Investors Are Turning Bearish on the DollarLananh Nguyen and Robert Fullem
Options risk reversals signal more pessimism on greenback
It’s “more compelling” to sell dollar: UBS Wealth Management
Dollar bears are back from the wilderness.
The currency slid to the lowest since November on Wednesday, and options show investors are becoming more pessimistic on the greenback versus the euro and yen. The dollar has almost erased its gains from the so-called Trump Trade, as pro-growth policies from the presidential administration have yet to materialize. UBS AG’s wealth-management unit recommended selling the dollar against the euro, and JPMorgan Chase & Co., the world’s second-biggest currency trader, advised clients to ditch bullish bets in the short term.
“The case has become more compelling” to short the dollar, said Constantin Bolz, a foreign-exchange strategist at UBS in Zurich. The bullish dollar consensus since Donald Trump’s election in November “is turning step by step” as markets question U.S. policies and their effectiveness.
UBS sees the euro-dollar exchange rate climbing as high as $1.15 over the next six months from $1.0784 Thursday. It expects dollar-yen to fall to below 110 yen in the same period.
The U.S. currency has fallen 3.7 percent this year as traders awaited details on the size and scale of fiscal-stimulus proposals and cues from the Federal Reserve about the path of interest-rate increases. The weakness follows four years of gains as the world’s largest economy recovered from the financial crisis and the Fed began to nudge borrowing costs higher. The Bloomberg Dollar Spot Index was little changed Thursday.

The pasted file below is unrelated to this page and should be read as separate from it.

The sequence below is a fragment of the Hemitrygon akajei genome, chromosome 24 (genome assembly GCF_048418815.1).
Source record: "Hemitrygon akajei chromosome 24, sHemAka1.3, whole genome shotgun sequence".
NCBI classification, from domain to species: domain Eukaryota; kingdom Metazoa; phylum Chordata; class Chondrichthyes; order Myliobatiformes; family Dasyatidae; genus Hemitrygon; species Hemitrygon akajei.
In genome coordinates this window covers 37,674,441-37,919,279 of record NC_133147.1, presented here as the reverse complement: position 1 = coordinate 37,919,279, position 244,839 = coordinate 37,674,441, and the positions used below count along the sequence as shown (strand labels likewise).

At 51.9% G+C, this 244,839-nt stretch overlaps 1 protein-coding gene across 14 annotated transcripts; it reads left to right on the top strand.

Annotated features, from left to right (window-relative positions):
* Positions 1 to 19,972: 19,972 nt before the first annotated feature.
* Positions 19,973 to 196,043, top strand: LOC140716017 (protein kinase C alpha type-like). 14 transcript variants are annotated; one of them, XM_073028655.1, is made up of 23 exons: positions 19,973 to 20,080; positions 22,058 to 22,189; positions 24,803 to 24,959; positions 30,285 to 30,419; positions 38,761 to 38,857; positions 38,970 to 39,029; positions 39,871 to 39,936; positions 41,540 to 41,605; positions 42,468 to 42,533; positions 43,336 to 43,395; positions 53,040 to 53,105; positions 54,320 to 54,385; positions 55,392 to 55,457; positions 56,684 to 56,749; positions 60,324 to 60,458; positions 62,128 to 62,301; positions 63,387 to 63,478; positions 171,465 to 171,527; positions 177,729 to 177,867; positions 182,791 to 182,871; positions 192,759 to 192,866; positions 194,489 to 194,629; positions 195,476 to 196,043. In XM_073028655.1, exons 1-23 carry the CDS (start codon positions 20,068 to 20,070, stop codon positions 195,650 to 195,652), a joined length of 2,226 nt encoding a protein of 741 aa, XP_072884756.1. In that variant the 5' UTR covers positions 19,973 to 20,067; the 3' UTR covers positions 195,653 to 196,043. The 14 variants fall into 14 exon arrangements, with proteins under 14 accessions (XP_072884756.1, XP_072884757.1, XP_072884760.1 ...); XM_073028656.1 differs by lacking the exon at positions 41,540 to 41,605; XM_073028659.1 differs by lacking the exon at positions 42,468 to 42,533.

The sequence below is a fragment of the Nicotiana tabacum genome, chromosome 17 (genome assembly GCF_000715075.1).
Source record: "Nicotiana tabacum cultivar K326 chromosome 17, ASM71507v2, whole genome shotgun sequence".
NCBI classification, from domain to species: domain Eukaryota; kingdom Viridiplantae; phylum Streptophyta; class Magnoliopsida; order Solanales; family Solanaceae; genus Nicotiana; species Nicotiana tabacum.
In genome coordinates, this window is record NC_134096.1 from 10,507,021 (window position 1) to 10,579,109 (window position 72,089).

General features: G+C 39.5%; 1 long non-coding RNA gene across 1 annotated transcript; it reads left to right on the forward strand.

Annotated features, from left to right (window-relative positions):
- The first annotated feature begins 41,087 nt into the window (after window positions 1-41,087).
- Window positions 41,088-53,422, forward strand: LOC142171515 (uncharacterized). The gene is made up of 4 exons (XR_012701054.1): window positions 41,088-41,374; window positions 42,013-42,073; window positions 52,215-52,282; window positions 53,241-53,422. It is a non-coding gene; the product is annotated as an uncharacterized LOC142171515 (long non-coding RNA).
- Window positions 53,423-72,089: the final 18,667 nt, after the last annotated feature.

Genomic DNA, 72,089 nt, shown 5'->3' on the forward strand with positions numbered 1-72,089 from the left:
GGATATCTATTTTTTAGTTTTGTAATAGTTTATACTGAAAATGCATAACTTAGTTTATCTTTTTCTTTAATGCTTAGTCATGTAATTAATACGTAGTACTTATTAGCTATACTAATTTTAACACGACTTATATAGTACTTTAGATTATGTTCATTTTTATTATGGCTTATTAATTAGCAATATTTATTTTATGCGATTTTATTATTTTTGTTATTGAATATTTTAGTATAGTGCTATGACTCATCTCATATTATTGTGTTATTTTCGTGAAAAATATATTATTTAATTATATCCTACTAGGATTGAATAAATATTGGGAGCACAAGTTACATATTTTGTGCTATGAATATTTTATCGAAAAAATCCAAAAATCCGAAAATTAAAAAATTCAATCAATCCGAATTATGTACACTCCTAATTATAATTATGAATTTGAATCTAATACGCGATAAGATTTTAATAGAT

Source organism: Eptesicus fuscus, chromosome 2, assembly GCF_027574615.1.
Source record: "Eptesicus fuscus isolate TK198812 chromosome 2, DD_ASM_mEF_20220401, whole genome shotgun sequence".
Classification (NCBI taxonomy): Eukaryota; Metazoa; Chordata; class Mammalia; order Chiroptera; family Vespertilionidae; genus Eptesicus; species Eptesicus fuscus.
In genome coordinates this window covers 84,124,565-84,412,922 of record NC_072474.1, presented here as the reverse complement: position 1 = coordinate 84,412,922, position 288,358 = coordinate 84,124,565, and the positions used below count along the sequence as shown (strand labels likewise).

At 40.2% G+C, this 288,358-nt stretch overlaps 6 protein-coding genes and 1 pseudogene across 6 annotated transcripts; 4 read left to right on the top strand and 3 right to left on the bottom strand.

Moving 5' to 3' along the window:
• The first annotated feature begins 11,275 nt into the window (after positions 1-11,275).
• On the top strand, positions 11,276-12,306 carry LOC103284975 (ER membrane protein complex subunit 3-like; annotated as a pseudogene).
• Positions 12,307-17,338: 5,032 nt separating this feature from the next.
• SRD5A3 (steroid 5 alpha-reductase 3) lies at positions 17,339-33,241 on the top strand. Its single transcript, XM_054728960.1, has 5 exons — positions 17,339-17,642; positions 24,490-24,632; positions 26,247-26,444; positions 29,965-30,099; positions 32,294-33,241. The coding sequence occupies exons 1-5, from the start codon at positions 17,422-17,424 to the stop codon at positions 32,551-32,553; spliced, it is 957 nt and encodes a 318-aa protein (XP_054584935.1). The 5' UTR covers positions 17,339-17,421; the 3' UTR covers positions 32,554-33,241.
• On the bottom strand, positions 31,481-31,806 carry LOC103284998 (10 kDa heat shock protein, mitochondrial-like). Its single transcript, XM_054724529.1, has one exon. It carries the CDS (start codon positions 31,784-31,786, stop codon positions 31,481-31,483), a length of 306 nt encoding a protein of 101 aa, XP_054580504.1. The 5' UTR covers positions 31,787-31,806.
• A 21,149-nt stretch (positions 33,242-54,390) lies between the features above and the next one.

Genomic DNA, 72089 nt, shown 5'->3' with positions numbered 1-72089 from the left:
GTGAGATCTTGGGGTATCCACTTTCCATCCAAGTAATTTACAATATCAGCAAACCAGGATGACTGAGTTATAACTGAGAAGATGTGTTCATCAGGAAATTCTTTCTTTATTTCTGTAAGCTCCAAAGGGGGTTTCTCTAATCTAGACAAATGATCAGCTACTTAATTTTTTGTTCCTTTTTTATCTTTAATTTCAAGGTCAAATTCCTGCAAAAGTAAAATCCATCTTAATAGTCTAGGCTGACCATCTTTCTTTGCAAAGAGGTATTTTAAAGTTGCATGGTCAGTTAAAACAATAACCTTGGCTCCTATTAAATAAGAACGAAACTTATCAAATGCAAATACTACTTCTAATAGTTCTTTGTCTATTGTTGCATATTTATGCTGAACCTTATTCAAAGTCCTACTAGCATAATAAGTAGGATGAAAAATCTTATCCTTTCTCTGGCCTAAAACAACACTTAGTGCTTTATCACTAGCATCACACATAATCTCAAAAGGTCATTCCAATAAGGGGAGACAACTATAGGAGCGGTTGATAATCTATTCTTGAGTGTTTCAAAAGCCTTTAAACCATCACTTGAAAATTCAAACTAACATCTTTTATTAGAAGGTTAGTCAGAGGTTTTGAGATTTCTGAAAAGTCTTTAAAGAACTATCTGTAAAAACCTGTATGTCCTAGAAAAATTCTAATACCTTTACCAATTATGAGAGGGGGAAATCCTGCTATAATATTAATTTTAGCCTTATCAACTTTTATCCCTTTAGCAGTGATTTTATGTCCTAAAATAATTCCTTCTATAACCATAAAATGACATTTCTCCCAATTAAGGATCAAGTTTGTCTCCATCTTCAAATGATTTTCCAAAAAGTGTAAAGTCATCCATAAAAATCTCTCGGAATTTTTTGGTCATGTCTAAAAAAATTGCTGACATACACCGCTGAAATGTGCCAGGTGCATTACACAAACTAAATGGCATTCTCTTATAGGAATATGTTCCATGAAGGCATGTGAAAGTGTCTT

In options markets, protection against a rising dollar is getting cheaper as the outlook on the currency becomes more pessimistic. Risk reversals, an indicator of market sentiment and option positioning, have been signaling a shift away from dollar bullishness.
The EUR/USD one-year risk reversal has plunged as markets discount the prospect of Marine Le Pen winning the French election.
Investors are also less bearish against the euro versus the dollar. The so-called smile of one-year volatility, which reflects the cost of protecting against low-probability events, has flattened. A JPMorgan Chase & Co. measure of volatility in G-7 currencies is below its average for the past year, and not far from the lowest level since 2014.
Similarly, the dollar-yen one-year risk reversal has gone up.
Another bearish signal is the Bloomberg dollar spot index’s 50-day moving average crossing under its 100-day moving average.
Here’s what others are saying about the dollar’s outlook:
- “The drags on the dollar that we have identified and discussed so far this year – poor relative economic momentum, dollar-negative Washington risk from dollar policy and trade rhetoric, and global reflation -– will persist.” --JPMorgan
- “Recent developments have increased our conviction that the path of least resistance for EUR-USD is upward.” -- UniCredit SpA
- “USD positions accumulated in the build-up and immediate aftermath of the U.S. election look to have been fully unwound.” --Bank of America Corp.
- “If a) healthcare reform passes the House and b) the USD still gets no lift or weakens further, we may need to think again with respect to our current modestly bullish forecast profile.” --Credit Suisse AG